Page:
Mapping my mind: a summer doing contemplative science
Last summer, I was lucky enough to spend almost 2 months as a visiting scholar at the Mind & Life Visiting Scholar house in Amherst, Massachusetts. In this house, scientists…
How should we conduct research on contemplative science? News from the first European Mind & Life Summer Research Institute
I attended the first European Mind & Life Summer Research Institute. These institutes are designed to bring together researchers, philosophers, practitioners, and clinicians to talk about how to engage in…
Creating a compassionate organization
The second day of the Meditation & Human Values in the Workplace conference moved from the individual to the organizational level. We started out by hearing from Federico Daini-Jôkô Procopio,…
How to practically embody a strong personal ethics in the workplace
On the last day of the conference, Monique de Knop shared her experience in being a top manager in the Belgian government. She dissected what wisdom in the workplace really…
Meditation and Human Values at the Workplace?
With economic crises and various corporate scandals under our belt you may wonder whether meditation and human values actually exist in the workplace. Right now a group of people is…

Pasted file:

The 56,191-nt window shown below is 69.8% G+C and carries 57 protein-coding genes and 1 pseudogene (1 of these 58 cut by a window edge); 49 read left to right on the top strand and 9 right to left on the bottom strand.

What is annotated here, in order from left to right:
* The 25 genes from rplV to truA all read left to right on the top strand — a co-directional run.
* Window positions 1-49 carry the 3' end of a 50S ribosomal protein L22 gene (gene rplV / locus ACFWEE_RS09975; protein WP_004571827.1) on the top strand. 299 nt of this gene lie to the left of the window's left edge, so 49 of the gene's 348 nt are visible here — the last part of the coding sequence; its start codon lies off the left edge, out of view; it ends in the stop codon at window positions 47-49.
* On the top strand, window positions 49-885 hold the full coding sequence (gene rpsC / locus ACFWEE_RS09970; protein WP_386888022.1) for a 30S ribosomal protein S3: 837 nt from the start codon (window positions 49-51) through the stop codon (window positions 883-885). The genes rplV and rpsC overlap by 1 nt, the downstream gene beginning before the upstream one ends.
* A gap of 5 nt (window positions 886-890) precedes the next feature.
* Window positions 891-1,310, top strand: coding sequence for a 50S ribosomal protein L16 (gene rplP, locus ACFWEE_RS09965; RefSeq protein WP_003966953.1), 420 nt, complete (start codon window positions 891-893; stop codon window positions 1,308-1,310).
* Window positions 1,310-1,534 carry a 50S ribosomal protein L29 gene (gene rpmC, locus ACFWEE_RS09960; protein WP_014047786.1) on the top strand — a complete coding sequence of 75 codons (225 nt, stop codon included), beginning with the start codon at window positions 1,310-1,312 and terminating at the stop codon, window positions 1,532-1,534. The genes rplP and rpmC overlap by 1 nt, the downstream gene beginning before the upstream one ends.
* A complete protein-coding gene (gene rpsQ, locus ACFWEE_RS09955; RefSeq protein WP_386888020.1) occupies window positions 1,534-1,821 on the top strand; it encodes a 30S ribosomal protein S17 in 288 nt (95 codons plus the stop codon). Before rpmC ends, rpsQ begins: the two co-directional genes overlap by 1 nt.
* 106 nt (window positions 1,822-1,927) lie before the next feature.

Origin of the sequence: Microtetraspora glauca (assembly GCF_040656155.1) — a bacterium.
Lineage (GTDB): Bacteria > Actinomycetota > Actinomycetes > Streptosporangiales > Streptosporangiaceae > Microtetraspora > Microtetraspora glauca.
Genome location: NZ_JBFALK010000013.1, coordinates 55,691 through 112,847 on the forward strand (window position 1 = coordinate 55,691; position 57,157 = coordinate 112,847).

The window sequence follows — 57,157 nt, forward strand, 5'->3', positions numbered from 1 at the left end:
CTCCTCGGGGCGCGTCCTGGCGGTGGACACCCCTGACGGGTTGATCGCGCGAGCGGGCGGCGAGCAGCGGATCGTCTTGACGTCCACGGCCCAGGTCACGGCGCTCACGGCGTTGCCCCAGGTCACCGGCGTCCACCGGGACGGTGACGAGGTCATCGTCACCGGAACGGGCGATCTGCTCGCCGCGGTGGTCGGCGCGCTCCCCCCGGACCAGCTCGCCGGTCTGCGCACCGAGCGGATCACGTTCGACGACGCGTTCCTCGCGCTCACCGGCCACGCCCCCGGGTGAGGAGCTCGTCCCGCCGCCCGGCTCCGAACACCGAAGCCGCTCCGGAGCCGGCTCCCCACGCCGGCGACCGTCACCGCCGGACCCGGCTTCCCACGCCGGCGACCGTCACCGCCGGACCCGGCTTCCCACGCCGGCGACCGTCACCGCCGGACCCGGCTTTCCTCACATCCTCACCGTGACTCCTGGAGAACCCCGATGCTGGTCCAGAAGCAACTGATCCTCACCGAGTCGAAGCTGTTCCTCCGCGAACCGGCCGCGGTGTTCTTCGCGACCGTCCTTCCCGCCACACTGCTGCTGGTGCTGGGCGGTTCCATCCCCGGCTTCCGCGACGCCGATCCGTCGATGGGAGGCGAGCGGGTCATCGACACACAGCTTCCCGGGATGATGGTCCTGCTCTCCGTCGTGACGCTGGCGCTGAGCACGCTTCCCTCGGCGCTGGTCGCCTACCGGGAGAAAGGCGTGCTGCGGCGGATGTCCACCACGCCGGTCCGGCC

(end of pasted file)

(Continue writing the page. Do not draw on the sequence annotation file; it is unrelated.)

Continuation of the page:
Who Meditates at Work?
Do you start your work meetings with a couple of minutes of meditation? This morning, I talked with a teacher who has just introduced meditation into her classroom. "The great…
The Great and Curious Truth: Cultivating Compassion, The Contemplative Approach
Patrick Gaffney is one of the leading authorities on the contemplation and practice of compassion in the Tibetan Buddhist tradition and I was lucky enough to hear him speak at…
Read This Book!: The Compassionate Mind Approach to Reducing Stress by Maureen Cooper
For the last month or so I have been reading Maureen Cooper’s fabulous new book, The Compassionate Mind Approach to Reducing Stress Reducing Stress. Combining an authentically Buddhist approach with…
Taking a bite of mindfulness
Eating is a very touchy topic in our society (see also this recent article on WMRI). There are enormous social problems associated with addiction to food (listen for a discussion…
Non-silent interaction meditation
If you are anything like me, you spend a good deal of time interacting with other people. Is it possible to integrate meditation in your interaction with others, and if…
Imaginary Limits: Grasping at Illusory I
From the perspective of science, there is no inherent reason for the human mind to have an underlying owner or "self." The brain, the physical structure that creates consciousness and…
To give your sheep or cow a large, spacious meadow is the way to control him. If you want to attain perfect calmness in your zazen [meditation], you should not be bothered by the various images you find in your mind. Let them come, and let them go. Then they will be under control.
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Last year I had the opportunity to ask Dzogchen Ponlop Rinpoche some questions about meditation, while he was visiting the Lerab Ling retreat centre in southern France